Marie-Soleil Beaudoin, a doctoral student at the University of Guelph in Ontario, with Professors Lindsay Robinson and Terry Graham, discovered not only that a healthy person's blood-sugar level spikes after eating a high-fat meal, and it doubles if caffeinated coffee is added -- jumping to levels similar to those of people at risk for diabetes.
In the study, healthy men drank about 1 gram of a fat-laden beverage -- a fat cocktail that contains only lipids -- for every kilogram (2.2 pounds) of body weight. Six hours later, they were given a sugar drink.
When people eat sugar, the body produces insulin, which takes the sugar out of the blood and distributes it to our muscles, Beaudoin explains.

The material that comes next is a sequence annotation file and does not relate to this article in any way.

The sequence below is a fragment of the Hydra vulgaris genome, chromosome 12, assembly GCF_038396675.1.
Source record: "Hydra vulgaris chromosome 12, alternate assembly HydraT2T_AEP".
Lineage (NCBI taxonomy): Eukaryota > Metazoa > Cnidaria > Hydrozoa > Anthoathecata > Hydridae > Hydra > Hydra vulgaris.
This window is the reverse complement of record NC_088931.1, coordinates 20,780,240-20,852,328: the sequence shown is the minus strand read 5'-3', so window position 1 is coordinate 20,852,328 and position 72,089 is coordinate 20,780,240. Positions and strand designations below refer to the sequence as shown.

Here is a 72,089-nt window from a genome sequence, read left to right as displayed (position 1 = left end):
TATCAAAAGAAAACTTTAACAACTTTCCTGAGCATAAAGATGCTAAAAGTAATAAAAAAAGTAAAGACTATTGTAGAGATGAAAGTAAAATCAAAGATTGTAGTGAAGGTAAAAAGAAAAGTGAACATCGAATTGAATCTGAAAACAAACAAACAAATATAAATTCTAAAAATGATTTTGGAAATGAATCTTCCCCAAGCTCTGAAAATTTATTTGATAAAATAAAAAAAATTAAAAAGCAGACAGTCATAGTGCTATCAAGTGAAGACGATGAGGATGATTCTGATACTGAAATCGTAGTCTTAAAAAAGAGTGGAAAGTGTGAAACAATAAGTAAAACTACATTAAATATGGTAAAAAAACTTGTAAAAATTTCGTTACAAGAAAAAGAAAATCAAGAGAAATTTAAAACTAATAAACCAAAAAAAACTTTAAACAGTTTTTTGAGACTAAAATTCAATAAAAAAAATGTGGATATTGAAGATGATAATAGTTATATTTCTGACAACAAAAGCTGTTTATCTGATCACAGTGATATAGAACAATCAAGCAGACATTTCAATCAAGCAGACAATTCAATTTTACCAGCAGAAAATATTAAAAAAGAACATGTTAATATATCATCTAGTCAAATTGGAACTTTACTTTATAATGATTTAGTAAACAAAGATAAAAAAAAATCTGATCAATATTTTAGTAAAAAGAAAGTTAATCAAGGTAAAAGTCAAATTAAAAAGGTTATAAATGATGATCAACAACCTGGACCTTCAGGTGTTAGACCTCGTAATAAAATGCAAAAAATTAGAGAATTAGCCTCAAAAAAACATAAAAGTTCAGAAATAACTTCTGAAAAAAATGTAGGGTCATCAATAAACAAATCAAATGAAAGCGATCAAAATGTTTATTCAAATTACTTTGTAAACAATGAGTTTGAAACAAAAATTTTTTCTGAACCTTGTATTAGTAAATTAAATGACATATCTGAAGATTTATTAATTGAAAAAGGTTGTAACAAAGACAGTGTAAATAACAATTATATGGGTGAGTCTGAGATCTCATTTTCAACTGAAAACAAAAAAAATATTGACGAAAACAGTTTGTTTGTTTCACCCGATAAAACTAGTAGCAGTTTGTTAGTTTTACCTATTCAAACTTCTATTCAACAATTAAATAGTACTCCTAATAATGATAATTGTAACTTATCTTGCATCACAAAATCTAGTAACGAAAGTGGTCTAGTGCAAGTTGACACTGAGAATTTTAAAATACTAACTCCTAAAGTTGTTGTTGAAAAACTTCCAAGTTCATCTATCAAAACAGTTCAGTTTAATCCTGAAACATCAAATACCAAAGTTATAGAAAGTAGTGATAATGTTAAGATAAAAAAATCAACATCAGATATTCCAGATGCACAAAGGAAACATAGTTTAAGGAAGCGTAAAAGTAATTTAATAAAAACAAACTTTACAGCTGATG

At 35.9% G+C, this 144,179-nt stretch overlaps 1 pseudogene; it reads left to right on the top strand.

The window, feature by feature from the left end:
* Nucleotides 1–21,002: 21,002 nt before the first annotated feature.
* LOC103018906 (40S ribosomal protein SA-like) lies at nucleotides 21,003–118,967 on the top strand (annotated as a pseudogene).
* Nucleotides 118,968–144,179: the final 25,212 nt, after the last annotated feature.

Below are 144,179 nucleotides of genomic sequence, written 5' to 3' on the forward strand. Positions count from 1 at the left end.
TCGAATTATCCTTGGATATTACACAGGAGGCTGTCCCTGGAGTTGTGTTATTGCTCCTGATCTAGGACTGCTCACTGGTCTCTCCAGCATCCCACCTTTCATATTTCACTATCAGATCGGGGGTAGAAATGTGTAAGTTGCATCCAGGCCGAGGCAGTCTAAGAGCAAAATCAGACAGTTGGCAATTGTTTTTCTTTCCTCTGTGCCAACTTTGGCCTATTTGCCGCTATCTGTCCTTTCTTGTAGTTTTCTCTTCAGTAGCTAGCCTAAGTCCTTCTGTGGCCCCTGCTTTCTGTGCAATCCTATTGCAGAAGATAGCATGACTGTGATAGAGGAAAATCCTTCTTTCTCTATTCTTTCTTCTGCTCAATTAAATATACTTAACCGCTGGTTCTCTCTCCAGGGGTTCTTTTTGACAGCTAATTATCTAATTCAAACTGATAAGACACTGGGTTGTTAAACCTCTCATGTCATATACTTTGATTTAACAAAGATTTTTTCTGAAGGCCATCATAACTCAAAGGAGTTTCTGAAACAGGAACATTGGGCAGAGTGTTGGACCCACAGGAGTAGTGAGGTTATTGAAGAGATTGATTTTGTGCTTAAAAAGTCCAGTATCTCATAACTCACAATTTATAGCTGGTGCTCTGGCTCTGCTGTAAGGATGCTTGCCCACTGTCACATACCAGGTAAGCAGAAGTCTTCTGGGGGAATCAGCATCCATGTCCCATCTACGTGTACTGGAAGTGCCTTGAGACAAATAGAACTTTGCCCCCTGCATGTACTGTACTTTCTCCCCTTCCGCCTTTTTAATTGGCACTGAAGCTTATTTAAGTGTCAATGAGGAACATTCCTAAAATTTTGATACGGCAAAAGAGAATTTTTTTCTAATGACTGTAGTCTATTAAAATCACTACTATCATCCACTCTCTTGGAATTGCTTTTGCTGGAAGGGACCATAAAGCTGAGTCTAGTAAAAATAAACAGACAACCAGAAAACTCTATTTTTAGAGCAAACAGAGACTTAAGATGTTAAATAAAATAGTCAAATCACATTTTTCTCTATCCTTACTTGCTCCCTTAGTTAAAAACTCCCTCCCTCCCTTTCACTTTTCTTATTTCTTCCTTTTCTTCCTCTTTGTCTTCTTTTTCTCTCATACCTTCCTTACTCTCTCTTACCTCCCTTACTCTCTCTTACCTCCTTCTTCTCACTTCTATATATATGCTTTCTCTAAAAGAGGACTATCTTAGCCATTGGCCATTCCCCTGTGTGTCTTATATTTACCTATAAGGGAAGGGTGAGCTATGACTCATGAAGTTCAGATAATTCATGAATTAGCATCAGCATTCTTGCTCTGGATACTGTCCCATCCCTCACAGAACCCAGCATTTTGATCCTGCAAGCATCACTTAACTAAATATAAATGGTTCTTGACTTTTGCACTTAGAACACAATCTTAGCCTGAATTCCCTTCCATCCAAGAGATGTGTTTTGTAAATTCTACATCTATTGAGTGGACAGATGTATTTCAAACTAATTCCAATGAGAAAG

The study, published in the Journal of Nutrition, found that the fatty meal affected the body's ability to clear the sugar out of the blood -- blood-sugar levels were 32 percent higher than they were when the men had not ingested the fat cocktail.
However, after they received two cups of caffeinated coffee 5 hours after ingesting the fat beverage and later a sugar drink -- blood-sugar levels increased by 65 percent.